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We can simply use

ContourPlot[{Abs[Sin[x] Sin[y]] == 0.5, 
Abs[Cos[x] Cos[y]] == 0.5}, {x, -3, 3}, {y, -3, 3}, 
ContourStyle -> {{Black, Thickness[0.004]}, 
Directive[Red, AbsoluteDashing[{2, 3}]]}] 

to have a plot in which one curve is dashed and another is solid. The dashed curve is colored by red and white. The color of white determines the dashing property. But how to have a curve of course a dashed curve with red and green color. I mean how green can be substituted with white for implement of dashing?!

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Update: Define a function to change the style for dashed primitives to two-colored dashing:

ClearAll[directive, twoColorDashing]
directive /: {directive[dirs___, dashing : (AbsoluteDashing | Dashing)[{__}], 
     cols_: {Red, Green}], l__Line} := {Directive[dirs], cols[[1]], 
   Dashing[{}], l, cols[[2]], CapForm["Butt"], dashing, l};

twoColorDashing = Module[{colors = #2}, # /. 
   Directive[a___, b : (_AbsoluteDashing | _Dashing)] :> 
     directive[a, b, First[colors = RotateRight[colors]]]] &;

Examples:

cp1 = ContourPlot[{Abs[Sin[x] Sin[y]] == 0.5, 
    Abs[Cos[x] Cos[y]] == 0.5}, {x, -3, 3}, {y, -3, 3}, 
   ContourStyle -> {{Black, Thickness[0.05], Dashing[{.05, .02}]}, 
      Directive[Opacity[1], Red, Thickness[0.03], AbsoluteDashing[{5, 3}]]}];

colors = {{Red, Yellow}, {Cyan, Purple}};

twoColorDashing[cp1, colors]

enter image description here

If Dashing or AbsoluteDashing does not appear as the last directive for a contour no change is made to the styling of that contour:

cp2 = ContourPlot[{Abs[Sin[x] Sin[y]] == 0.5,  Abs[Cos[x] Cos[y]] == 0.5}, 
    {x, -3, 3}, {y, -3, 3}, 
   ContourStyle -> {{Black, Dashing[{.05, .02}], Thickness[0.05]}, 
     Directive[Opacity[1], Red, Thickness[0.03], AbsoluteDashing[{5, 3}]]}];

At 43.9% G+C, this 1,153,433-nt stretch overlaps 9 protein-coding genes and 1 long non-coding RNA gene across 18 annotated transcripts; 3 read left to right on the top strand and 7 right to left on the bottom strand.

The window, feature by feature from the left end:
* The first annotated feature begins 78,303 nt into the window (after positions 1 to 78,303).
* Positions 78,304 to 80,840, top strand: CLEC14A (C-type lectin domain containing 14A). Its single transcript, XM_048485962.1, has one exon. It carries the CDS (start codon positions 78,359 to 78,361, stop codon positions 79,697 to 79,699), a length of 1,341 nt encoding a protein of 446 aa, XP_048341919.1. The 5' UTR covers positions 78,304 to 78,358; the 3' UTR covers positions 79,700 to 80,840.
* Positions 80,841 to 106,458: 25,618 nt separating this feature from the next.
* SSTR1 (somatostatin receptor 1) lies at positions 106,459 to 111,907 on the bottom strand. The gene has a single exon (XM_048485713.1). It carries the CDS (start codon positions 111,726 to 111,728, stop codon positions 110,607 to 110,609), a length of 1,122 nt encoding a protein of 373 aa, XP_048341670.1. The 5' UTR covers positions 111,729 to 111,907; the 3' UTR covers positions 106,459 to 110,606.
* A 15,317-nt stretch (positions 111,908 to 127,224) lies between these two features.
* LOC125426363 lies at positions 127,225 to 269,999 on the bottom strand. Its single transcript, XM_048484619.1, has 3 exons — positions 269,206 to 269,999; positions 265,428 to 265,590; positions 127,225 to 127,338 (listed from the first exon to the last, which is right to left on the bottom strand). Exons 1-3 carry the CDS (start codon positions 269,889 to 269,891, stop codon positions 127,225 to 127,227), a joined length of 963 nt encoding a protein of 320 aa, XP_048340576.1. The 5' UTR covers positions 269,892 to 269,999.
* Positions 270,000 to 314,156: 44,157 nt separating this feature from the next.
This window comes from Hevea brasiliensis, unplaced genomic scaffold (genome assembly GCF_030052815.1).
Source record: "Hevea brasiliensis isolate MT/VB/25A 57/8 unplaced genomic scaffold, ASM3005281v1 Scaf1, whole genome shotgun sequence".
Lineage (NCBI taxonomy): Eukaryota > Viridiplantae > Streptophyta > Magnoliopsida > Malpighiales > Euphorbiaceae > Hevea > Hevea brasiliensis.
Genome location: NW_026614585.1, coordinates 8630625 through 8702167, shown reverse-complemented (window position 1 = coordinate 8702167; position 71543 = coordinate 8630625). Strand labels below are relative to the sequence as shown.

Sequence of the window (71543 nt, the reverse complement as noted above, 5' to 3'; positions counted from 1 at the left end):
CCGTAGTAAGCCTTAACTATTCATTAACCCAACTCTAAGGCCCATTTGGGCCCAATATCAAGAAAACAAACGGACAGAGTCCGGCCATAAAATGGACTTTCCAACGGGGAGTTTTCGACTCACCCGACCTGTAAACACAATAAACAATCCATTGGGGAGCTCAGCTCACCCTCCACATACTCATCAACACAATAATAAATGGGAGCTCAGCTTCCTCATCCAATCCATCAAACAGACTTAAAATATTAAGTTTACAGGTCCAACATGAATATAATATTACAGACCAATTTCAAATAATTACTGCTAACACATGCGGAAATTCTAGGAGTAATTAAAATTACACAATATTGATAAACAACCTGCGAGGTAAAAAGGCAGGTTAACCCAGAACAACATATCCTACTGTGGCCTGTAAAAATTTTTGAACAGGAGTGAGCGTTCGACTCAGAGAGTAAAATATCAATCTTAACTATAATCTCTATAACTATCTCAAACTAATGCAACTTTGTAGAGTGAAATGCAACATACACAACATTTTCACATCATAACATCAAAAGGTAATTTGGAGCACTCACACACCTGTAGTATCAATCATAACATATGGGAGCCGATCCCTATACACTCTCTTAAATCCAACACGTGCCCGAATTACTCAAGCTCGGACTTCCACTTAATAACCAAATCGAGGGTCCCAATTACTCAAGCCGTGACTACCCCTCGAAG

twoColorDashing[cp2, RotateRight@colors]

enter image description here

Original answer:

Another way to cheat:

ContourPlot[{Abs[Sin[x] Sin[y]] == 0.5, 
     Abs[Cos[x] Cos[y]] == 0.5, 
     Abs[Cos[x] Cos[y]] == 0.5}, 
 {x, -3, 3}, {y, -3, 3}, 
 ContourStyle -> {{Black, Thickness[0.004]}, Green,
       Directive[Red, CapForm["Butt"], AbsoluteDashing[{5, 3}]]}]

enter image description here

You can also post-process ContourPlot output to inject the primitives with desired style:

cp = ContourPlot[{Abs[Sin[x] Sin[y]] == 0.5, Abs[Cos[x] Cos[y]] == 0.5}, 
  {x, -3, 3}, {y, -3, 3}, 
  ContourStyle -> {{Black, Thickness[0.004]},
      Directive[Opacity[1], Red, Thick, AbsoluteDashing[{5, 3}]]}]; 

cp /. {d : Directive[__, _AbsoluteDashing], l__Line} :>
    {Thick, Green, l, d, CapForm["Butt"], l}

enter image description here

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  • $\begingroup$ This trick had come to my mind as well but I wish to have a way without repeating a function twice. In any way thank you so much $\endgroup$ – Unbelievable Mar 16 at 20:05
  • $\begingroup$ Wonderful and intelligent!!! Fantastic $\endgroup$ – Unbelievable Mar 17 at 7:22
  • $\begingroup$ Congratulation... $\endgroup$ – Unbelievable Mar 17 at 7:23
  • $\begingroup$ Thank you @Unbelievable for the kind words and a great question. $\endgroup$ – kglr Mar 17 at 9:07
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Overlapping two plots is the easiest:

cp2=ContourPlot[{Abs[Sin[x] Sin[y]]==0.5,Abs[Cos[x] Cos[y]]==0.5},{x,-3,3},{y,-3,3},ContourStyle->{{Black,Thickness[0.004]},Directive[Red,AbsoluteDashing[{2,3}]]}];
cp1=ContourPlot[Abs[Cos[x] Cos[y]]==0.5,{x,-3,3},{y,-3,3},ContourStyle->Green];
Show[{cp1,cp2}]

giving: enter image description here

| improve this answer | |
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